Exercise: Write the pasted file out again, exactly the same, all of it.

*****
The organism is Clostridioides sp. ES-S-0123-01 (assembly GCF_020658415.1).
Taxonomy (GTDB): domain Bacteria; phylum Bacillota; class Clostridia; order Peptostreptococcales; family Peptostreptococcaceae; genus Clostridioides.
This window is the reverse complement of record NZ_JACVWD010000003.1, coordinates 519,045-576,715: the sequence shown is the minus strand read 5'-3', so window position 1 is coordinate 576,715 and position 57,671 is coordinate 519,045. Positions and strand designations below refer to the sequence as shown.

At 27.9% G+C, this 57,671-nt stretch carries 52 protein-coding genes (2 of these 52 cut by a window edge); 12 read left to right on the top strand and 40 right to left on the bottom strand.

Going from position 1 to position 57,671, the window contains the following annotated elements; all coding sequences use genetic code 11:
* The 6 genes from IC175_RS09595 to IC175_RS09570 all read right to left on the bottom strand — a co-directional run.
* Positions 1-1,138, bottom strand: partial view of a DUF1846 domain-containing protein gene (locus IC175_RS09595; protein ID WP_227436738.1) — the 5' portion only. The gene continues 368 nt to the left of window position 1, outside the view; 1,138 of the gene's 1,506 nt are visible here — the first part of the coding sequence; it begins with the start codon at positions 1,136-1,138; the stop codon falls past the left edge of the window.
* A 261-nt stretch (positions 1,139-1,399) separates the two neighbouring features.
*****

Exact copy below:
The organism is Clostridioides sp. ES-S-0123-01 (assembly GCF_020658415.1).
Taxonomy (GTDB): domain Bacteria; phylum Bacillota; class Clostridia; order Peptostreptococcales; family Peptostreptococcaceae; genus Clostridioides.
This window is the reverse complement of record NZ_JACVWD010000003.1, coordinates 519,045-576,715: the sequence shown is the minus strand read 5'-3', so window position 1 is coordinate 576,715 and position 57,671 is coordinate 519,045. Positions and strand designations below refer to the sequence as shown.

At 27.9% G+C, this 57,671-nt stretch carries 52 protein-coding genes (2 of these 52 cut by a window edge); 12 read left to right on the top strand and 40 right to left on the bottom strand.

Going from position 1 to position 57,671, the window contains the following annotated elements; all coding sequences use genetic code 11:
* The 6 genes from IC175_RS09595 to IC175_RS09570 all read right to left on the bottom strand — a co-directional run.
* Positions 1-1,138, bottom strand: partial view of a DUF1846 domain-containing protein gene (locus IC175_RS09595; protein ID WP_227436738.1) — the 5' portion only. The gene continues 368 nt to the left of window position 1, outside the view; 1,138 of the gene's 1,506 nt are visible here — the first part of the coding sequence; it begins with the start codon at positions 1,136-1,138; the stop codon falls past the left edge of the window.
* A 261-nt stretch (positions 1,139-1,399) separates the two neighbouring features.